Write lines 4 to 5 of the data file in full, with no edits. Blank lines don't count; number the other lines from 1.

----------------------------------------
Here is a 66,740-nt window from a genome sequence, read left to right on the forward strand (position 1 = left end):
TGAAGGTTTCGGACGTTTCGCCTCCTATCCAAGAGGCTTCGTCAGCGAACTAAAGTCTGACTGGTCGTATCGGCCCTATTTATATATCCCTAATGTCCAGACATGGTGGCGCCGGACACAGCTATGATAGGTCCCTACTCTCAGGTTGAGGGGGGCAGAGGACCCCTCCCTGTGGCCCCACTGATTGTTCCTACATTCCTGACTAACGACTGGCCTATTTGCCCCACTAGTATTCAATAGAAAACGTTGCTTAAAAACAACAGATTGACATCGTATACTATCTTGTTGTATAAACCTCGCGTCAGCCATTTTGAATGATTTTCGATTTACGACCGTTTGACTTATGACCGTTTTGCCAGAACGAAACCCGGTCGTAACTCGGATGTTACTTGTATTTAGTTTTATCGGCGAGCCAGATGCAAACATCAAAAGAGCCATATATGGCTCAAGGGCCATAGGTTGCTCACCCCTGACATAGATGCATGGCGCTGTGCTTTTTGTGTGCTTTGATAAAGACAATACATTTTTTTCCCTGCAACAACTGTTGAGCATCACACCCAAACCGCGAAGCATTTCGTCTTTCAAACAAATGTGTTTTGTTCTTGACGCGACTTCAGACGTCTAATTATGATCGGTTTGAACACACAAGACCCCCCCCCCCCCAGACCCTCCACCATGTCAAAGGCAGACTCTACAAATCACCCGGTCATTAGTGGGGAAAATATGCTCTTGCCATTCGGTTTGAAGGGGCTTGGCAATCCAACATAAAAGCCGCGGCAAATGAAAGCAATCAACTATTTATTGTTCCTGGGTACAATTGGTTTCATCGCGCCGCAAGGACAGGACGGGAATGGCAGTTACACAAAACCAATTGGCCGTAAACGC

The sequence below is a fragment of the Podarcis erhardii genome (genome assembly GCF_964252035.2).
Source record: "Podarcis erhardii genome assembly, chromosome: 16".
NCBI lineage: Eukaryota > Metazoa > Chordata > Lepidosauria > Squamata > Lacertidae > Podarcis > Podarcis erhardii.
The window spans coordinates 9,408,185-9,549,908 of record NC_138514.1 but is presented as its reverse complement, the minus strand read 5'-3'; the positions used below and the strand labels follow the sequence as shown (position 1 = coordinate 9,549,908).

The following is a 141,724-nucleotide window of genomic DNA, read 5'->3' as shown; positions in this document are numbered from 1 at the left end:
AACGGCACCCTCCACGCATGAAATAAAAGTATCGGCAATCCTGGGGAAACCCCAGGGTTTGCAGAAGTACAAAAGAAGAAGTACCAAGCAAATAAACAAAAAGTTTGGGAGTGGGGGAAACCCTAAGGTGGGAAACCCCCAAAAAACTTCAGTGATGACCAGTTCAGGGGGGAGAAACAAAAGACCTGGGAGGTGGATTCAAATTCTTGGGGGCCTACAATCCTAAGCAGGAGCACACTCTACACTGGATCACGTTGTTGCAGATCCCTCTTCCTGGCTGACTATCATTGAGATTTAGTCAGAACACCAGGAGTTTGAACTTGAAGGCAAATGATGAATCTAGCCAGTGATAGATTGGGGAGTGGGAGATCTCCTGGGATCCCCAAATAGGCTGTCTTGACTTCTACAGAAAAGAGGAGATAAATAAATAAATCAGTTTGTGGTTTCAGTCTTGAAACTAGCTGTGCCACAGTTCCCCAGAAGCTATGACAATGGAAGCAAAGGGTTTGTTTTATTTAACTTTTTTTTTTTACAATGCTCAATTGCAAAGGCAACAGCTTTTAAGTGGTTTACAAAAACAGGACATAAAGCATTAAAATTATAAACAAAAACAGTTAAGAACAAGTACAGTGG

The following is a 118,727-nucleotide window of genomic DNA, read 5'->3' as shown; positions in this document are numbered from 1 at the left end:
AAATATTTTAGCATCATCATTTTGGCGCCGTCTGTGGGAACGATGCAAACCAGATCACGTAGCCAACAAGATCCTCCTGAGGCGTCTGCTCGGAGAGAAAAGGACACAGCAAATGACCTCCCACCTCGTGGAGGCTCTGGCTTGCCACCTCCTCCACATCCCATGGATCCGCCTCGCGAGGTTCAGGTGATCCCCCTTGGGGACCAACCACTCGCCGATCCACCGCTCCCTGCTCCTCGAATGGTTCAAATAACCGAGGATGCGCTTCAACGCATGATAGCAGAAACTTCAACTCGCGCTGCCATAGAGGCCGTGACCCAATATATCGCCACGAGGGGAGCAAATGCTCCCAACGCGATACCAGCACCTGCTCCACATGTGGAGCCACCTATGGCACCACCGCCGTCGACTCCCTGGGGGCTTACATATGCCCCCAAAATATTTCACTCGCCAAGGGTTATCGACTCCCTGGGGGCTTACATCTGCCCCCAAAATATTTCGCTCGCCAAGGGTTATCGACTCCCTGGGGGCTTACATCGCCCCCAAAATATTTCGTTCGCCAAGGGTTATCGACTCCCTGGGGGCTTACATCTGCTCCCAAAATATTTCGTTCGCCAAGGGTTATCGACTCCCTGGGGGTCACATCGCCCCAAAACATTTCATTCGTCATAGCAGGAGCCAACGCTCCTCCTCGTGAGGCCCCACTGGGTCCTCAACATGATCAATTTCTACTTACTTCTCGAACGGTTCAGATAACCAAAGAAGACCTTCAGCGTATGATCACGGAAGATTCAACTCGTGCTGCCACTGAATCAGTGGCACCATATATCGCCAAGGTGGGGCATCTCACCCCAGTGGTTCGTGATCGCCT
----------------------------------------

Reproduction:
Source record: "Podarcis erhardii genome assembly, chromosome: 16".
NCBI lineage: Eukaryota > Metazoa > Chordata > Lepidosauria > Squamata > Lacertidae > Podarcis > Podarcis erhardii.